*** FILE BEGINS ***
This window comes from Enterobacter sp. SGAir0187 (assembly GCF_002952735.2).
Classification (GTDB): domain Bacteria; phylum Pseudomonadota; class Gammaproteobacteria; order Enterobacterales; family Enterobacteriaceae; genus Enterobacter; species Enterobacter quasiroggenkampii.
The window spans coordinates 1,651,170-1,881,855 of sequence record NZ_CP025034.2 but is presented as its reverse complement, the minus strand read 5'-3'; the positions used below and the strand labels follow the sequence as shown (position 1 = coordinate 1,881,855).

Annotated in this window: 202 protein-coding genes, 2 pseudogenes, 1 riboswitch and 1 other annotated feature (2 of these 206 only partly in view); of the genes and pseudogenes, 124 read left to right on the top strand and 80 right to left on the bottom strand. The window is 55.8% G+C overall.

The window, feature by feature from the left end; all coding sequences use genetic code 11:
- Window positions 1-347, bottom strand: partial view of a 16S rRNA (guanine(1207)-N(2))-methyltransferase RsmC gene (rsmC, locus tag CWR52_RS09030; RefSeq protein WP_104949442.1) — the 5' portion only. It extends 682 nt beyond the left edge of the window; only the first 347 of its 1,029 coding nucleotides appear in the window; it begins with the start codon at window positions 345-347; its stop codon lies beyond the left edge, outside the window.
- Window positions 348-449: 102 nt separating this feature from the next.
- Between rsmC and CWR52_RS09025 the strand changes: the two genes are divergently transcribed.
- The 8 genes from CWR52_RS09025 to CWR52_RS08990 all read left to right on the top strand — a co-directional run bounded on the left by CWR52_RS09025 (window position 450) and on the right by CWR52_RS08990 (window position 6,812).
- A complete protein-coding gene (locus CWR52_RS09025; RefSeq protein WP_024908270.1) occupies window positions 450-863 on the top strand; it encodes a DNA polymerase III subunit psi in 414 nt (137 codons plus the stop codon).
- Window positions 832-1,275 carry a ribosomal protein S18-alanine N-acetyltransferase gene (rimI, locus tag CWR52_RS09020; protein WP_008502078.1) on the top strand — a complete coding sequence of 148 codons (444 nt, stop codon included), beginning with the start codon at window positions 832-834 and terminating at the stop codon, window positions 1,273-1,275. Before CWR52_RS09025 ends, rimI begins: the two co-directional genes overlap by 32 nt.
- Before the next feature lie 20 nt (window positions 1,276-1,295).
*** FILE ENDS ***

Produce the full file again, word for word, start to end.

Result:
This window comes from Enterobacter sp. SGAir0187 (assembly GCF_002952735.2).
Classification (GTDB): domain Bacteria; phylum Pseudomonadota; class Gammaproteobacteria; order Enterobacterales; family Enterobacteriaceae; genus Enterobacter; species Enterobacter quasiroggenkampii.
The window spans coordinates 1,651,170-1,881,855 of sequence record NZ_CP025034.2 but is presented as its reverse complement, the minus strand read 5'-3'; the positions used below and the strand labels follow the sequence as shown (position 1 = coordinate 1,881,855).

Annotated in this window: 202 protein-coding genes, 2 pseudogenes, 1 riboswitch and 1 other annotated feature (2 of these 206 only partly in view); of the genes and pseudogenes, 124 read left to right on the top strand and 80 right to left on the bottom strand. The window is 55.8% G+C overall.

The window, feature by feature from the left end; all coding sequences use genetic code 11:
- Window positions 1-347, bottom strand: partial view of a 16S rRNA (guanine(1207)-N(2))-methyltransferase RsmC gene (rsmC, locus tag CWR52_RS09030; RefSeq protein WP_104949442.1) — the 5' portion only. It extends 682 nt beyond the left edge of the window; only the first 347 of its 1,029 coding nucleotides appear in the window; it begins with the start codon at window positions 345-347; its stop codon lies beyond the left edge, outside the window.
- Window positions 348-449: 102 nt separating this feature from the next.
- Between rsmC and CWR52_RS09025 the strand changes: the two genes are divergently transcribed.
- The 8 genes from CWR52_RS09025 to CWR52_RS08990 all read left to right on the top strand — a co-directional run bounded on the left by CWR52_RS09025 (window position 450) and on the right by CWR52_RS08990 (window position 6,812).
- A complete protein-coding gene (locus CWR52_RS09025; RefSeq protein WP_024908270.1) occupies window positions 450-863 on the top strand; it encodes a DNA polymerase III subunit psi in 414 nt (137 codons plus the stop codon).
- Window positions 832-1,275 carry a ribosomal protein S18-alanine N-acetyltransferase gene (rimI, locus tag CWR52_RS09020; protein WP_008502078.1) on the top strand — a complete coding sequence of 148 codons (444 nt, stop codon included), beginning with the start codon at window positions 832-834 and terminating at the stop codon, window positions 1,273-1,275. Before CWR52_RS09025 ends, rimI begins: the two co-directional genes overlap by 32 nt.
- Before the next feature lie 20 nt (window positions 1,276-1,295).